Costa Coffee has teamed with Barclaycard for the entertaining idea of turning a re-usable coffee cup into a contactless payment device. "Available in all Costa Coffee stores later this month, the Clever Cup costs £14.99, with a £1 donation from every sale going to the Costa Foundation. The cup has a silicon base with a contactless chip that can be detached for ease of washing," reports Finextra. "Owners can use the cup to make purchases in Costa, or anywhere else that accepts contactless payments. The cup is powered by Barclaycard's bPay technology, meaning that users can track their spending, top up their balance, and take control to block or cancel the contactless payment element online or using the dedicated app." Lafferty News can imagine scalding some unfortunate while trying to tap or wave a cup at a payment device, but nonetheless applauds the idea.
UK banks are offering versions of "the dog ate my homework" to regulators who are investigating the reasons behind recent catastrophic IT breakdowns. "As part of the lawmakers' announcement of their probe, they published the responses of banks that have suffered recent outages explaining what went wrong. A glitch that hit thousands of business and personal customers of Barclays on Sept. 20 was caused by 'a rare interaction between two software systems' that had been recently tweaked, Barclays Chief Executive Jes Staley said in a letter to Morgan," reports Reuters. "An unrelated outage that hit RBS customers the very next day was caused by 'incorrect implementation of a network firewall rule update,' RBS Chief Executive Ross McEwan said in a letter published by the Treasury Committee." Sorry, Jes, a "rare interaction between two software systems"? Were these pieces of software just out there roaming the technology landscape when this happened? Nothing to do with historical underinvestment in technology?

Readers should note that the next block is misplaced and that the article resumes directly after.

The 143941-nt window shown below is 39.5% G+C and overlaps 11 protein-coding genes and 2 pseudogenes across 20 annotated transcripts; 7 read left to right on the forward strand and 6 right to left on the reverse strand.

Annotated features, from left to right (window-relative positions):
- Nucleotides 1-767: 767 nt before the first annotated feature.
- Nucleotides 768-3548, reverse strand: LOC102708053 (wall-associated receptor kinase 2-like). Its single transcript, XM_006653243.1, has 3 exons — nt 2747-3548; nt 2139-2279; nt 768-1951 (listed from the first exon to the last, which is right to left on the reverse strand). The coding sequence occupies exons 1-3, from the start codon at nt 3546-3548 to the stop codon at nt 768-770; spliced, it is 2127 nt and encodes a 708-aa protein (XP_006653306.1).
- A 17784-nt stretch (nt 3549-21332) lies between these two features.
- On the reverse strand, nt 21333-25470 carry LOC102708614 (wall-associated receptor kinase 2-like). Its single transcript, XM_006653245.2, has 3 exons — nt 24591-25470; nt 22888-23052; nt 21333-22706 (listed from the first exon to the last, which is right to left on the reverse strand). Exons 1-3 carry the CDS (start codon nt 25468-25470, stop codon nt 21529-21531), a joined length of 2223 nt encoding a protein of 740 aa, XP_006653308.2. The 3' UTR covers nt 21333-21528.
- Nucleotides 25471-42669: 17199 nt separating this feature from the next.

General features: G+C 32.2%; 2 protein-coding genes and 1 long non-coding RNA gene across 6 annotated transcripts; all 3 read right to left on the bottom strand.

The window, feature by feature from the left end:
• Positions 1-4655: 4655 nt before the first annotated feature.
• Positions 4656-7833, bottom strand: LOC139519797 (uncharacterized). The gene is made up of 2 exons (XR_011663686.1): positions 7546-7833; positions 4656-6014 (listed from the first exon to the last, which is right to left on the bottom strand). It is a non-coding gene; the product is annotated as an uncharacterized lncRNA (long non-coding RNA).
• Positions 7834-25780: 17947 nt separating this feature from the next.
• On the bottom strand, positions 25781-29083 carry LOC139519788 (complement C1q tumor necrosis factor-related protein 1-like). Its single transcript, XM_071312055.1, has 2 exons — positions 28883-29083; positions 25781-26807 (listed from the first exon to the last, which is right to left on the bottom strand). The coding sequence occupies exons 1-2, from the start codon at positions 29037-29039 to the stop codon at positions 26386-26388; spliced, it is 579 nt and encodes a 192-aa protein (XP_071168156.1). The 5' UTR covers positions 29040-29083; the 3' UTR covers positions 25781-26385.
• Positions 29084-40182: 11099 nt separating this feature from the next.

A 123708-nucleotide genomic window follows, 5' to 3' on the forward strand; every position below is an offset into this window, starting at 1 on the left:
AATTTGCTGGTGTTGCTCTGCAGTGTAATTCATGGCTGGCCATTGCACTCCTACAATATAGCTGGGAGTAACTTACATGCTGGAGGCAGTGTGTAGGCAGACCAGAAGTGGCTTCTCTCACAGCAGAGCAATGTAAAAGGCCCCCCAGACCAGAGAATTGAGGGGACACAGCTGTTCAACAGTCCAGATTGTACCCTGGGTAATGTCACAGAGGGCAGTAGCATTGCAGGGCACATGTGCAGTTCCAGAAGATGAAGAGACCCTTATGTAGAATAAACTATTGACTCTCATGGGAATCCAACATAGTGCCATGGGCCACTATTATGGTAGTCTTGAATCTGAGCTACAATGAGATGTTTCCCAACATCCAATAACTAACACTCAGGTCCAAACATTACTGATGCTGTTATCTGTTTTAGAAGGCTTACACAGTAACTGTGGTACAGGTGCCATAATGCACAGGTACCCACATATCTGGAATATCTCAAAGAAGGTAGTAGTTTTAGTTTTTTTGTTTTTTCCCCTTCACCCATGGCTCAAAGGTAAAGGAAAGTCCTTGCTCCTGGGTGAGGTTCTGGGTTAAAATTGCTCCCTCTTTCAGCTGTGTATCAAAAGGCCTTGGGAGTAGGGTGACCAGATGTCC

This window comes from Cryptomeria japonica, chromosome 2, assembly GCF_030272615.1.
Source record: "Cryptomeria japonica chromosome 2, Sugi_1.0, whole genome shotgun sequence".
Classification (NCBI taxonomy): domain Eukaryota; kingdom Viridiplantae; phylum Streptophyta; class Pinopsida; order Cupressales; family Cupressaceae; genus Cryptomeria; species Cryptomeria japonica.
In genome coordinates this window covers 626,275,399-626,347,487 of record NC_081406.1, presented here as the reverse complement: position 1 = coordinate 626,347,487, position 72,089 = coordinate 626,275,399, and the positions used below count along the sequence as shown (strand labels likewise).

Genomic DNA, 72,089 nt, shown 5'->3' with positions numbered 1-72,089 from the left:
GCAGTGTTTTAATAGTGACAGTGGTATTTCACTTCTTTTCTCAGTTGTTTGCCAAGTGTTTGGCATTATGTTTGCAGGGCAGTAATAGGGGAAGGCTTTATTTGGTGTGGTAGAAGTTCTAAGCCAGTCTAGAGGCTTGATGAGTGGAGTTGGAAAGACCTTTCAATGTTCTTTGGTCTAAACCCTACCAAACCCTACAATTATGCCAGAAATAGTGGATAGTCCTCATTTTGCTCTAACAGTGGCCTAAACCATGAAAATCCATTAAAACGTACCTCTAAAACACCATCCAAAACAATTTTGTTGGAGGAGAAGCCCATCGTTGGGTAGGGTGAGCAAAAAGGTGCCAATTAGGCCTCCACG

Australian banking has been doing its best to match the British, with a Royal Commission on banking lately uncovering a litany of failures among the big Australian banks. So it's not surprising to hear that a new digital-only bank is poised to take on the incumbents, and interesting too that the bank is emerging from payments business Cuscal. Speaking to pymnts.com, Cuscal's managing director Craig Kennedy says the banking idea grew out of the company's experience in B2B payments. The new bank, to be called 86 400, will operate separately from Cuscal and will seek its own banking licence. It is currently in beta. "Australia remains an ideal market for digital banking and mobile transactions, said Kennedy, noting that "we are a little bit different than some of the other markets because we went contactless so early." He stated, too, that high adoption rates of new payment methods remain high because that market is dominated by four banks -- with 80 percent of the market share in consumer banking -- and a handful of retailers."
Barclays and RBS scored three stars in the 2018 Lafferty Banking 500. The maximum score is five stars.
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